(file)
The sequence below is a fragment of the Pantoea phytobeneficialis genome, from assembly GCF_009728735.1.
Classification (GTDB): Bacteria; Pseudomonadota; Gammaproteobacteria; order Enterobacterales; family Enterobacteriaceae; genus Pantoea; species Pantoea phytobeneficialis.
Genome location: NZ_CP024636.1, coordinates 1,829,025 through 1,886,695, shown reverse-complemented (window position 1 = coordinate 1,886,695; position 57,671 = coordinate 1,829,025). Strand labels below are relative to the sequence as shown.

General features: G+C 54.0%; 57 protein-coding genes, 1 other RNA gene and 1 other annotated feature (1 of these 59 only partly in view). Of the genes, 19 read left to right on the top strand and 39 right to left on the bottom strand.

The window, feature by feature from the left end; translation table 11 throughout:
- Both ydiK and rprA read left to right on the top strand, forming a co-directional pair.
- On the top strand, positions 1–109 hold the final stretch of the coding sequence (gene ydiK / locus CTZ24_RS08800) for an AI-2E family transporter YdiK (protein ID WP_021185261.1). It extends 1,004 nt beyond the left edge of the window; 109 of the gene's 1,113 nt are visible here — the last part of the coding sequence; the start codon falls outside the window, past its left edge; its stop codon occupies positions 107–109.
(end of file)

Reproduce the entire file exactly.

The sequence below is a fragment of the Pantoea phytobeneficialis genome, from assembly GCF_009728735.1.
Classification (GTDB): Bacteria; Pseudomonadota; Gammaproteobacteria; order Enterobacterales; family Enterobacteriaceae; genus Pantoea; species Pantoea phytobeneficialis.
Genome location: NZ_CP024636.1, coordinates 1,829,025 through 1,886,695, shown reverse-complemented (window position 1 = coordinate 1,886,695; position 57,671 = coordinate 1,829,025). Strand labels below are relative to the sequence as shown.

General features: G+C 54.0%; 57 protein-coding genes, 1 other RNA gene and 1 other annotated feature (1 of these 59 only partly in view). Of the genes, 19 read left to right on the top strand and 39 right to left on the bottom strand.

The window, feature by feature from the left end; translation table 11 throughout:
- Both ydiK and rprA read left to right on the top strand, forming a co-directional pair.
- On the top strand, positions 1–109 hold the final stretch of the coding sequence (gene ydiK / locus CTZ24_RS08800) for an AI-2E family transporter YdiK (protein ID WP_021185261.1). It extends 1,004 nt beyond the left edge of the window; 109 of the gene's 1,113 nt are visible here — the last part of the coding sequence; the start codon falls outside the window, past its left edge; its stop codon occupies positions 107–109.